|Aluminium||0.95–1.30||Alloying element in nitriding steels|
|Boron||0.001–0.003||(Boron steel) A powerful hardenability agent|
|4–18||Increases corrosion resistance|
|Manganese||0.25–0.40||Combines with sulfur and with phosphorus to reduce the brittleness. Also helps to remove excess oxygen from molten steel.|
|>1||Increases hardenability by lowering transformation points and causing transformations to be sluggish|
|Molybdenum||0.2–5||Stable carbides; inhibits grain growth. Increases the toughness of steel, thus making molybdenum a very valuable alloy metal for making the cutting parts of machine tools and also the turbine blades of turbojet engines. Also used in rocket motors.|
|12–20||Increases corrosion resistance|
|Higher percentages||Improves magnetic properties|
|Titanium||-||Fixes carbon in inert particles; reduces martensitic hardness in chromium steels|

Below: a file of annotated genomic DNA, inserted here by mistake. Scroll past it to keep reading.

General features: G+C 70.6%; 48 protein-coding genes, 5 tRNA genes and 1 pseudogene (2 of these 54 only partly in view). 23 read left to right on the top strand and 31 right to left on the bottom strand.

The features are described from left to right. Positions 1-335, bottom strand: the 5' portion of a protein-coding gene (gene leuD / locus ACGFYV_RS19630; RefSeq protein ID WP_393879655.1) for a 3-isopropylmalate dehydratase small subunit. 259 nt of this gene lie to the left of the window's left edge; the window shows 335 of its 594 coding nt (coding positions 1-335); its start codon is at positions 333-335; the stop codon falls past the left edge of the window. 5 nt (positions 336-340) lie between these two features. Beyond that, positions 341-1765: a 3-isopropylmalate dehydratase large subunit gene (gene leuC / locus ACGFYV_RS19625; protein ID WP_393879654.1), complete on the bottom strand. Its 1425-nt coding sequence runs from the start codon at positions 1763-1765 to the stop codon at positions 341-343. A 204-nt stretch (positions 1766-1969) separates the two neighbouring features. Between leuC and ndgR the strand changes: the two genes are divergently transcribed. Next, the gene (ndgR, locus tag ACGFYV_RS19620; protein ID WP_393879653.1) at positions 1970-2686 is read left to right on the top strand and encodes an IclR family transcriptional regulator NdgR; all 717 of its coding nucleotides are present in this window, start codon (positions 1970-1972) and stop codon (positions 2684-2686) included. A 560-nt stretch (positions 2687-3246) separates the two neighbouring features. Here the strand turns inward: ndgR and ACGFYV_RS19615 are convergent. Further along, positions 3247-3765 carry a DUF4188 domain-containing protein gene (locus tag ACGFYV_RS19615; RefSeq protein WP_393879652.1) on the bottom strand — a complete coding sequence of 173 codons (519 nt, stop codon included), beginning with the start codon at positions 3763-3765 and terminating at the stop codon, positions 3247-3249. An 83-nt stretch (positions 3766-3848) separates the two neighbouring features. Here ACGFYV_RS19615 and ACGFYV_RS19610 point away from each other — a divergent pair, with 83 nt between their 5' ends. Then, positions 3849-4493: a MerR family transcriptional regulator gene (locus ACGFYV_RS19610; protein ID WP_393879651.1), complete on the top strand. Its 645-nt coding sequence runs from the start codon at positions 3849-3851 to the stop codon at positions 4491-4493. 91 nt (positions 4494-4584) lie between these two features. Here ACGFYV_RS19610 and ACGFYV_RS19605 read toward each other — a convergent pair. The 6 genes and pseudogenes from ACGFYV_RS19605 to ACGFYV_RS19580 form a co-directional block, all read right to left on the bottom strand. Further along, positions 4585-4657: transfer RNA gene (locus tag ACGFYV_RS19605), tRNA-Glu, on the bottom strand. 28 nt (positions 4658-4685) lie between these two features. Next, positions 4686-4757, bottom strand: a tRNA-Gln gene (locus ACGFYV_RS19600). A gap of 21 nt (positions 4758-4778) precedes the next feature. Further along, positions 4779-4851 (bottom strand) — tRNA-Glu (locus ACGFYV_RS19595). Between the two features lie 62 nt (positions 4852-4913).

|Tungsten||-||Also increases the melting point.|
|Vanadium||0.15||Stable carbides; increases strength while retaining ductility; promotes fine grain structure. Increases the toughness at high temperatures|
- HSLA steel
- Microalloyed steel
- SAE steel grades
- Reynolds 531
- Smith, p. 393.
- Degarmo, p. 112.
- Smith, p. 394.
- "What Are the Different Types of Steel? | Metal Exponents Blog". Metal Exponents. 2020-08-18. Retrieved 2021-01-29.
- Degarmo, p. 113.
- Smith, pp. 394-395.
- Smith, pp. 395-396
- Degarmo, p. 144.
- Degarmo, E. Paul; Black, J T.; Kohser, Ronald A. (2007), Materials and Processes in Manufacturing (10th ed.), Wiley, ISBN 978-0-470-05512-0.
- Groover, M. P., 2007, p. 105-106, Fundamentals of Modern Manufacturing: Materials, Processes and Systems, 3rd ed, John Wiley & Sons, Inc., Hoboken, NJ, ISBN 978-0-471-74485-6.
- Smith, William F.; Hashemi, Javad (2001), Foundations of Material Science and Engineering (4th ed.), McGraw-Hill, p. 394, ISBN 0-07-295358-6